Also with LR depending on you style for your finished images there are often times when using values that would be considered too extreme in one circumstance will be perfectly normal in another. I often shoot in situations where I need to maintain highlight detail while maximising the details in the shadows, so I will expose to the right, will have the highlights at -100, the shadows at +100 (maximum positive and negative values) and the exposure between -0.5 and -1 EV. If I don't ETTR though I wouldn't want to push the shadows slider past about 20 maximum with my 50D, and my older 20D you probably wouldn't want to push shadows at all in the same situation, yet the +-100 still works fine if you ETTR, although you can't push it as far with the exposure slider. It all depends on you total technique, from exposure to final processed image. When I shoot ETTR for processing in LR with high dynamic range the SOOC camera JPEG conversion can look somewhat like an over exposed mess. Yet once they are processed in LR they look great. Fortunately I'm not worried by what the in camera preview looks like, just the finished processed image, and correct exposure is based on having the best starting point for a good conversion. The same can be said for sharpening, as well as the amount and radius sliders in the LR sharpening panel, there is also a masking slider. This allows you to apply an auto generated mask to make the sharpening selectively applied to strong edges only. it is possible to apply either low amount sharpening, without the masking, or to use high amount sharpening with the mask near maximum. In one situation you would maybe max out the amount slider at around 30 to 35 while with the other you might start with an amount setting of 70. neither of these approaches is wrong, but the type of image will make a difference. I used to have to take most of my aviation images into PS to apply selective sharpening with a layer mask, either high amount USM, or high pass sharpening, and would have to manually create the layer mask using a copy of the image and the find edges filter, LR does this automatically now.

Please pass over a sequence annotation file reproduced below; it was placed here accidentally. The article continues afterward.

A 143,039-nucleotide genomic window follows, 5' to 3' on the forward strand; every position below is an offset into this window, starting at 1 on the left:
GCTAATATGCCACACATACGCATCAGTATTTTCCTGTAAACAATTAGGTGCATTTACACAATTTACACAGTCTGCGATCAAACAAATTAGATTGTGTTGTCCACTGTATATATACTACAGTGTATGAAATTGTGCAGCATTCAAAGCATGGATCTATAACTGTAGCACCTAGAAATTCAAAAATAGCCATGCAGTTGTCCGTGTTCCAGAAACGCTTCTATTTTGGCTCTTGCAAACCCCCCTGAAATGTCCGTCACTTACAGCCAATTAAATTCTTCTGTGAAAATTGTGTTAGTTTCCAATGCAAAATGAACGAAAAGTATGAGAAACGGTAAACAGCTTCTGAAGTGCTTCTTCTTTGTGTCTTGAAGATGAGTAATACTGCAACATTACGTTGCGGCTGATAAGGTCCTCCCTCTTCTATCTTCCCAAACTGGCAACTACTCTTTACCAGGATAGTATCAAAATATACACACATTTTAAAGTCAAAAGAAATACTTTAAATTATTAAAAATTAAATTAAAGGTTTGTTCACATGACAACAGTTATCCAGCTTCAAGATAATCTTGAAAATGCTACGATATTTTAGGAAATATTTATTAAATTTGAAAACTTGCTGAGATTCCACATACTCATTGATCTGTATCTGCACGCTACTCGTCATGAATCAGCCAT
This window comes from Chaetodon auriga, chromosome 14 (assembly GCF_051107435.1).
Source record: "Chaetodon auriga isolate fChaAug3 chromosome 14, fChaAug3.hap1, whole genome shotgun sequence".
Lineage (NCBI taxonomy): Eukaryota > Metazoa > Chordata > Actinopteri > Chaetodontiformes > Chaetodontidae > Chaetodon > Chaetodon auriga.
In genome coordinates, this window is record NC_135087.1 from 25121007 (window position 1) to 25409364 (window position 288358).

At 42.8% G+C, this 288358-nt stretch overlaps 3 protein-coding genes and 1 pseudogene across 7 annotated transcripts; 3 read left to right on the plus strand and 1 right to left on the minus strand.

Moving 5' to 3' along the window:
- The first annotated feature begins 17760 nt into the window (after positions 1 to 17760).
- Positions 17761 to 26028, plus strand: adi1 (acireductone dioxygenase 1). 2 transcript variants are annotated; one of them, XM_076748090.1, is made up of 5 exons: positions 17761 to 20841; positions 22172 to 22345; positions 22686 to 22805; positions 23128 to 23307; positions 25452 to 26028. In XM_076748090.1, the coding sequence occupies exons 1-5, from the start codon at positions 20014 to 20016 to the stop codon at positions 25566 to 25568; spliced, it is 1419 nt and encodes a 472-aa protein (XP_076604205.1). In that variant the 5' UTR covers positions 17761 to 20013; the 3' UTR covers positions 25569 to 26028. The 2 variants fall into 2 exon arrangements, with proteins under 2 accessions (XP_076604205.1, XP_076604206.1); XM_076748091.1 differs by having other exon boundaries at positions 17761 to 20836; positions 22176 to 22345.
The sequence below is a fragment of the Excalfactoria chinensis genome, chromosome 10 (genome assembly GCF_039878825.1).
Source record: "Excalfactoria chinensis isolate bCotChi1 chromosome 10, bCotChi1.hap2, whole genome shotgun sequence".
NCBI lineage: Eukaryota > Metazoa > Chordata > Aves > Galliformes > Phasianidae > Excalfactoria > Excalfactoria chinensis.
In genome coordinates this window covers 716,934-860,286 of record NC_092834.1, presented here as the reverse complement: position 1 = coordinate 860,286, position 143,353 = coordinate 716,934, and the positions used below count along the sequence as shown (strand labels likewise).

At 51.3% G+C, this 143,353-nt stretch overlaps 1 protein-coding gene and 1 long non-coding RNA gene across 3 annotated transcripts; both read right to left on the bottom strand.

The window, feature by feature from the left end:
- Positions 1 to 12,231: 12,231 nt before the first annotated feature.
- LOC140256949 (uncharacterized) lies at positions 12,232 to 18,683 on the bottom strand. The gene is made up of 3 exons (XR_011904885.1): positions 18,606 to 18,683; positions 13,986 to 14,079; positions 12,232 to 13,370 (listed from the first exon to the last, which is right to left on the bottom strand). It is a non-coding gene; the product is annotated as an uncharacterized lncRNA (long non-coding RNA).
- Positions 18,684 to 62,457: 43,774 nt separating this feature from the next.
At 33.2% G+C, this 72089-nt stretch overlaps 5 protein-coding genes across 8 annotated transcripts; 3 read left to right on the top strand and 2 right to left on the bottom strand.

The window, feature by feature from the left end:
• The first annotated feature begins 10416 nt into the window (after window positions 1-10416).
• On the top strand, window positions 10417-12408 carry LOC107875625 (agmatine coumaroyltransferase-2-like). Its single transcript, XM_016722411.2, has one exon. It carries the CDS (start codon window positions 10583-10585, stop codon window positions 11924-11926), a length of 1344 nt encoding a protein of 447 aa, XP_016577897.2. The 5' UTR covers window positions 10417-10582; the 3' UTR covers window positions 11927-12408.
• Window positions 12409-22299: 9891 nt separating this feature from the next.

So as you can see two examples of where you could use totally different sets of slider values, that work perfectly well, but could have some people say that you should never use the sliders in those value ranges. Of course since LR does everything nondestructively, just like all RAW converters, it is a simple matter to play with the sliders and experiment to see what effects you get.